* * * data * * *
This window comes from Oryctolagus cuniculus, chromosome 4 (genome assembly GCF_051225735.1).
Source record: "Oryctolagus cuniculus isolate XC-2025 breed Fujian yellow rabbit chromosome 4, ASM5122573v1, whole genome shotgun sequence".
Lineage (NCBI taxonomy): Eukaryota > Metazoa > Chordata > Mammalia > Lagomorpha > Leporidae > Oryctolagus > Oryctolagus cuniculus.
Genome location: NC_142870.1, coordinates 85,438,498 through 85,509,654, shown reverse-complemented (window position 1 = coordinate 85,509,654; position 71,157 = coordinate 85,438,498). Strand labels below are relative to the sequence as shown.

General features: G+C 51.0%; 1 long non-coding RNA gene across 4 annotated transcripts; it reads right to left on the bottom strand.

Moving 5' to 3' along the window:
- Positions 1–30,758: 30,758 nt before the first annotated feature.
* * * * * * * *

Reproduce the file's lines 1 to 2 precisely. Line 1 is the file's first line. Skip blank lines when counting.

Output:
This window comes from Oryctolagus cuniculus, chromosome 4 (genome assembly GCF_051225735.1).
Source record: "Oryctolagus cuniculus isolate XC-2025 breed Fujian yellow rabbit chromosome 4, ASM5122573v1, whole genome shotgun sequence".